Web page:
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(New York) – Thai authorities should release or charge with a credible offense an ethnic Malay Muslim human rights activist who has been detained in the deep south, Human Rights Watch said today. Authorities arrested Burhan Buraheng of the human rights group Jaringan Mangsa Dari Undang-Undang Darurat (JASAD) under martial law provisions, and have held him in a military camp without access to a lawyer or effective safeguards against mistreatment.

Human rights activist Burhan Buraheng has been arbitrarily detained without charge in a military camp in Thailand’s Pattani province since August 1, 2018. © 2018 Private

“The Thai authorities’ arrest of a well-known rights activist without any apparent basis sets off alarm bells given the countless reports of mistreatment by the military in the deep south,” said Brad Adams, Asia director. “The Thai government should immediately remove Burhan from military custody, give his lawyer and family access, and release him, unless he is credibly charged.”

On August 1, 2018, Thai security forces arrested Burhan at his house in Pattani province’s Sai Buri district. Soldiers initially detained him at the Sai Buri district police station before transferring him to Ingkayuth Boriharn military camp on the same day for further investigation under the 1914 Martial Law Act. Burhan and his family have not been notified about the basis of his arrest.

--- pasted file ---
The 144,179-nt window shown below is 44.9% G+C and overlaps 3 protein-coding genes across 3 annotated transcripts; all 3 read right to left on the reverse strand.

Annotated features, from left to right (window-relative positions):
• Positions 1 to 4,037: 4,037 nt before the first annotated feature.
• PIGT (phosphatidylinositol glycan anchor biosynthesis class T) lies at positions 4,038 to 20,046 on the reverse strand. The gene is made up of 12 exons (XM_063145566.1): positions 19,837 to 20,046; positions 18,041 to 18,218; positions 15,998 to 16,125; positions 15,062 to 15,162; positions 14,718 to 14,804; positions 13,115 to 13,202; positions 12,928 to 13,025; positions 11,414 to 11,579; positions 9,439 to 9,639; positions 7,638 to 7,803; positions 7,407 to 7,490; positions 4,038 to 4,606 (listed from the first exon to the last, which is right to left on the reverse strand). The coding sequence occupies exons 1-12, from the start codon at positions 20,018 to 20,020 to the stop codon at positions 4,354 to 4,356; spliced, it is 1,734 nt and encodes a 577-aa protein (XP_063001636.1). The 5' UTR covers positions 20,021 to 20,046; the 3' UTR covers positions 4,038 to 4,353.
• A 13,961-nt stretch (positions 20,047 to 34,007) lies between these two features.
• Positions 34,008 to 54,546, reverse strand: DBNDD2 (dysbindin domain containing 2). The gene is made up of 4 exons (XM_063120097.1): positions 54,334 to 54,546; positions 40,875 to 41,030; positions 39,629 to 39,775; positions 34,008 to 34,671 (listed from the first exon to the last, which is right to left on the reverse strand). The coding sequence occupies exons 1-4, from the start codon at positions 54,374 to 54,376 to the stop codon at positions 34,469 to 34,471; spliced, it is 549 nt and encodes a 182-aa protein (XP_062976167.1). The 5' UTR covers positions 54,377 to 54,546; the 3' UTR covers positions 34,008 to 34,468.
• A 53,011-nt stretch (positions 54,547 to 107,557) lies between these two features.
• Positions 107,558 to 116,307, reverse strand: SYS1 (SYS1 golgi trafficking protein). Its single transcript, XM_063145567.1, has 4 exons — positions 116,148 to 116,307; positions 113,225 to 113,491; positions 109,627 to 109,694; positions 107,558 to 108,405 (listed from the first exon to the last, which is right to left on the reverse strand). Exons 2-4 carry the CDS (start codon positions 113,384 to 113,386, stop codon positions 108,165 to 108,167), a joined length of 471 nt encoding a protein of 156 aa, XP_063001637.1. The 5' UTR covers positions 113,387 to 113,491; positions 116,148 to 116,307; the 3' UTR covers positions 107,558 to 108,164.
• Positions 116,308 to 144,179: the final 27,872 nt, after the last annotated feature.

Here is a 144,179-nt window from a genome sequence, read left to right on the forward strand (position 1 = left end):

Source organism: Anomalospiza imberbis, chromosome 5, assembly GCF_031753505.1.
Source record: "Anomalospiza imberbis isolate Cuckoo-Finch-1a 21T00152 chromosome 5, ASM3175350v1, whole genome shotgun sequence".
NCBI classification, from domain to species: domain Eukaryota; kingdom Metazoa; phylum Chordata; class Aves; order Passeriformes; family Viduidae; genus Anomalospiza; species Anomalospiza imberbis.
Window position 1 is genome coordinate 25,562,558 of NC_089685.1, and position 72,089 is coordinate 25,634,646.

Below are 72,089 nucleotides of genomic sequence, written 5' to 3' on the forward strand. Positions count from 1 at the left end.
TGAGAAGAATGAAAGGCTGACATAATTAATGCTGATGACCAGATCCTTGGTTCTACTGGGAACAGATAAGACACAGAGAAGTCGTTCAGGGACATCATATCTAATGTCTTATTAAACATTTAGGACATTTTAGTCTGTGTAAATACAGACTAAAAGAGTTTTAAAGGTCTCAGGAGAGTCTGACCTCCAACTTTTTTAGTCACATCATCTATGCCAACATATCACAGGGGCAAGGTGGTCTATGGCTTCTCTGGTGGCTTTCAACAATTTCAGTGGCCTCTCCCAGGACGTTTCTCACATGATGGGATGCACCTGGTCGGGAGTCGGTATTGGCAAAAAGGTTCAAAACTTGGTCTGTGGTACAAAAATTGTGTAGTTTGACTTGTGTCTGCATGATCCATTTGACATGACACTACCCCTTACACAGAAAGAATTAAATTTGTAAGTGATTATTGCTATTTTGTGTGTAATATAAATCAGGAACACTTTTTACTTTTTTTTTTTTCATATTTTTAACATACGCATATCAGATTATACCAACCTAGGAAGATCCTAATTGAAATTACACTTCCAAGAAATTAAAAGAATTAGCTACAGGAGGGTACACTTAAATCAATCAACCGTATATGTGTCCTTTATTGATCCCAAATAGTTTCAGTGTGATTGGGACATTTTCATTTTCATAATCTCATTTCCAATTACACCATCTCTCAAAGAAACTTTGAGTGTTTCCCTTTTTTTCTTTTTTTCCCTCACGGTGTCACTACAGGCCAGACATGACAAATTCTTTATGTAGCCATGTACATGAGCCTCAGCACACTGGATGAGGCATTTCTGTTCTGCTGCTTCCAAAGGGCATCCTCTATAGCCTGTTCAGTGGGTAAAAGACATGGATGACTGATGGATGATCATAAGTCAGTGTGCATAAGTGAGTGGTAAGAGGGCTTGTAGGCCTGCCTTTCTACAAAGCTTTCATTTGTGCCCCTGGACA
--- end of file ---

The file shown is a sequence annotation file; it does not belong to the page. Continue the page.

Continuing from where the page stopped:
The Thai government’s use of the Martial Law Act in southern border provinces has long enabled the military to violate the basic rights of detainees. This law provides military authorities with legal immunity and broad powers to detain individuals without charge in informal places of detention for up to seven days. There is no effective judicial oversight or prompt access to legal counsel and family members.

In addition, there is no effective redress since the law bars remedy or compensation to individuals for any damage caused by military actions done in line with martial law powers. Detention can often be further extended for another 30 days, and be renewed without limits under the 2005 Emergency Decree on Public Administration in State of Emergency.

Since January 2004, a brutal armed conflict has taken place in Thailand’s southern border provinces of Pattani, Yala, and Narathiwat. Of the more than 6,000 people killed, about 90 percent have been civilians from the ethnic Thai Buddhist and ethnic Malay Muslim populations. Human Rights Watch has repeatedly condemned laws-of-war violations by separatist groups and by Thailand’s security forces.

“Thailand’s fight against a separatist insurgency in the deep south does not justify empowering soldiers to commit abuses with impunity,” Adams said. “Arbitrary detention and unaccountable officials are a recipe for abuses that will only serve to alienate the people in this restive region.”

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